For Hot Dog Buns: Shape each piece into a 6x4 inch rectangle. Starting with the longer side, roll up tightly, and pinch edges and ends to seal. Let rise about 20 to 25 minutes. Bake as above. These buns are pretty big. I usually make 16 instead of 12.


Recipe Summary

  • 1 (.25 ounce) package active dry yeast (such as Fleischmann's ActiveDry Yeast®)
  • 1 pound all-purpose flour, or as needed - divided
  • 1 cup warm water (105 degrees F/41 degrees C)
  • 1 large egg
  • 3 tablespoons butter, melted
  • 3 tablespoons white sugar
  • 1 ¼ teaspoons salt
  • 1 teaspoon olive oil
  • 1 egg, beaten
  • 1 tablespoon milk
  • 1 teaspoon sesame seeds, or as needed

Line a baking sheet with a silicone mat or parchment paper.

Place yeast into bowl of a large stand mixer whisk in 1/2 cup flour and warm water until smooth. Let stand until mixture is foamy, 10 to 15 minutes.

Whisk 1 egg, melted butter, sugar, and salt thoroughly into yeast mixture. Add remaining flour (about 3 cups).

Fit a dough hook onto stand mixer and knead the dough on low speed until soft and sticky, 5 to 6 minutes. Scrape sides if needed. Poke and prod the dough with a silicone spatula if large amounts of dough stick to the spatula, add a little more flour.

Transfer dough onto a floured work surface dough will be sticky and elastic but not stick to your fingers. Form the dough lightly into a smooth, round shape, gently tucking loose ends underneath.

Wipe out stand mixer bowl, drizzle olive oil into the bowl, and turn dough over in the bowl several times to coat surface thinly with oil. Cover bowl with aluminum foil. Let dough rise in a warm place until doubled, about 2 hours.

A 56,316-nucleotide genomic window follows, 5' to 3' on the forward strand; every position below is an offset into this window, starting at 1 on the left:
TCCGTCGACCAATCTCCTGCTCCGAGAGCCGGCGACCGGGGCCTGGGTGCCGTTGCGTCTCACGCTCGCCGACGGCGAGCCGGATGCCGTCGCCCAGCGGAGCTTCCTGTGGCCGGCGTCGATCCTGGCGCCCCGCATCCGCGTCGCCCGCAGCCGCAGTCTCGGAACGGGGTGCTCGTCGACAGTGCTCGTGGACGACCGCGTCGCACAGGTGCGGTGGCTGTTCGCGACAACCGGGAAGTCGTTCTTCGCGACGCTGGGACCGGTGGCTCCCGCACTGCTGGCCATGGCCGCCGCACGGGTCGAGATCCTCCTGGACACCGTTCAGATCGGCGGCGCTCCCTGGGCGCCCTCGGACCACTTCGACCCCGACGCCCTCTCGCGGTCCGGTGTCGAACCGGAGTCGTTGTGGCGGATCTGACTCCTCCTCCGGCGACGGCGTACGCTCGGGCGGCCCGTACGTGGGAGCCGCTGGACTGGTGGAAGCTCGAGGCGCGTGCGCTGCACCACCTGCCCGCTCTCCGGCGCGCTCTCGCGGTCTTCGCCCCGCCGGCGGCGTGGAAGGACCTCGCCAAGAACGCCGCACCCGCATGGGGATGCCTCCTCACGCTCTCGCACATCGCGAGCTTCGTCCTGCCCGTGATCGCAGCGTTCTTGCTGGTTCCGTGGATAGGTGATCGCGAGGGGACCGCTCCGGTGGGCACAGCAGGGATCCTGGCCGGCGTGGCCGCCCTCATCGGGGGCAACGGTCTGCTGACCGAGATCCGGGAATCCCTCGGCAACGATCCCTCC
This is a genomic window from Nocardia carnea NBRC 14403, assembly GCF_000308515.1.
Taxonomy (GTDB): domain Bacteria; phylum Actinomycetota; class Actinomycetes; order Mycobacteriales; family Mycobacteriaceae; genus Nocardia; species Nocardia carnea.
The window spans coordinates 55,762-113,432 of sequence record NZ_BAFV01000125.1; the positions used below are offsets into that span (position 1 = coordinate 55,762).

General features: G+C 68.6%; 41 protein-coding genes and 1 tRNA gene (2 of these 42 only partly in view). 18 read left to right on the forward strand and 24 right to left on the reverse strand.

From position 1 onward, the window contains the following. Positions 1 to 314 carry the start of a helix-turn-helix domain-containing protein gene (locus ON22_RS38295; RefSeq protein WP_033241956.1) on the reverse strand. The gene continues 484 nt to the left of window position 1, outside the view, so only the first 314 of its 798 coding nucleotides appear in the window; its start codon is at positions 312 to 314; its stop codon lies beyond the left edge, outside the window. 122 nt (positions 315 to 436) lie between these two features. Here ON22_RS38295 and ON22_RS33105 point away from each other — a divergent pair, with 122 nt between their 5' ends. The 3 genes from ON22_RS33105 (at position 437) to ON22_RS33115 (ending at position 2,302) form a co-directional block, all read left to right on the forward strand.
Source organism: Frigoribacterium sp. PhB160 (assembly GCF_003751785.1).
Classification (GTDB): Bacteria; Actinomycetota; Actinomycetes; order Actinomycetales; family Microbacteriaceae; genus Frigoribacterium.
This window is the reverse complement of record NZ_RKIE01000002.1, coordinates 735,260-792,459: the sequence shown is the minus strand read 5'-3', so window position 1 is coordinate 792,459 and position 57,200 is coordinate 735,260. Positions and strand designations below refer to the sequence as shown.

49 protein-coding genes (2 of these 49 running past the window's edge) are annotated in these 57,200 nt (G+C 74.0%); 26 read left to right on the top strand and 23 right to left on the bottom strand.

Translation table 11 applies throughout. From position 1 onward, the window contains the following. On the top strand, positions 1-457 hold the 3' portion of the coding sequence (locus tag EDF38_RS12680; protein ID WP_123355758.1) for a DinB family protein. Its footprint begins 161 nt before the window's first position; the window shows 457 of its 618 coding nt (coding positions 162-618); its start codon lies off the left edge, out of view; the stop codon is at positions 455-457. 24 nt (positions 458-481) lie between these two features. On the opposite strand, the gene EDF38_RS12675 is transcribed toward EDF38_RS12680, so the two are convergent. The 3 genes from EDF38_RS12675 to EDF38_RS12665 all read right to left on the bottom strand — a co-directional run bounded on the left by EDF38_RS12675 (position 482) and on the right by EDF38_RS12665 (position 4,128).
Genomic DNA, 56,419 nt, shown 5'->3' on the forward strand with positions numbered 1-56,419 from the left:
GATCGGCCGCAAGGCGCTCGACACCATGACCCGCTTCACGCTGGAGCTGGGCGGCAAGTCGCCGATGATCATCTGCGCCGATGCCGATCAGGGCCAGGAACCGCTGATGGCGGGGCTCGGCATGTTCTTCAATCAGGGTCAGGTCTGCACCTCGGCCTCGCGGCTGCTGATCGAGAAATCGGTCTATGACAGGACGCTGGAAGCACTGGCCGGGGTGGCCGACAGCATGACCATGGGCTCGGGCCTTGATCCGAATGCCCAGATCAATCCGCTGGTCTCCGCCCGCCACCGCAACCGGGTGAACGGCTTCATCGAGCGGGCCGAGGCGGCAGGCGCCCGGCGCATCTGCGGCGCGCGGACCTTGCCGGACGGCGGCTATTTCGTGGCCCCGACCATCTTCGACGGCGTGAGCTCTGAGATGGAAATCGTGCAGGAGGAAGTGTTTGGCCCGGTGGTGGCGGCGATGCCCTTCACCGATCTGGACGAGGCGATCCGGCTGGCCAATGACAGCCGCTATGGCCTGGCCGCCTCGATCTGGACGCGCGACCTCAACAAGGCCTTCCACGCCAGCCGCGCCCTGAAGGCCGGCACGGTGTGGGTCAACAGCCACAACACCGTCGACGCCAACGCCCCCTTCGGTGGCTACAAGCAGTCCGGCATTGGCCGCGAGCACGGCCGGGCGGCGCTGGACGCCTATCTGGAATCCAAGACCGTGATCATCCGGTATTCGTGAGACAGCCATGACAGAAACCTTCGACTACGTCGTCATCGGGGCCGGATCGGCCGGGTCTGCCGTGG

Transfer dough to a floured work surface and pat to flatten bubbles and form into a slightly rounded rectangle of dough about 5x10 inches and about 1/2 inch thick. Dust dough lightly with flour if needed. Cut dough into 8 equal pieces. Form each piece into a round shape, gently tucking ends underneath as before.

Use your hands to gently pat and stretch the dough rounds into flat disc shapes about 1/2 inch thick. Arrange buns about 1/2 inch apart on prepared baking sheet. Dust buns very lightly with flour. Drape a piece of plastic wrap over the baking sheet (do not seal tightly). Let buns rise until doubled, about 1 hour.

Preheat oven to 375 degrees F (190 degrees C).

Beat 1 egg with milk in a small bowl, using a fork, until mixture is thoroughly combined. Very gently and lightly brush tops of buns with egg wash without deflating the risen dough. Sprinkle each bun with sesame seeds.

Bake in the preheated oven until lightly browned on top, 15 to 17 minutes. Buns will stick together slightly where they touch. Let cool completely, tear the buns apart, and slice in half crosswise to serve.


The Secret Ingredient for a Perfect Burger Isn't What You Think

Sriracha? Kimchi? Lovage? Fermented fish flakes? None of the above. A hyper-experimental cook learns the hard way.

Sriracha? Kimchi? Lovage? Fermented fish flakes? None of the above. A hyper-experimental cook learns the hard way.

I have a problem. I have a daughter, too, but she&aposs not the problem. The problem is, I am happiest in the kitchen when I&aposm going deep on some quest: studying the finer points of offal cookery, trying to make everything from pork kidneys to ox heart palatable, or testing my theory that a great cassoulet depends upon first butchering a pig and a lamb and a duck. This is a problem because my 11-year-old daughter, Hannah, passionately prefers familiar foods: spaghetti and meatballs, tomato soup with grilled cheese sandwiches. Most of all, that girl loves hamburgers—old-school, fast food burgers like the ones she gets in classic American burger joints courtesy of certain well-meaning people we might as well call grandparents.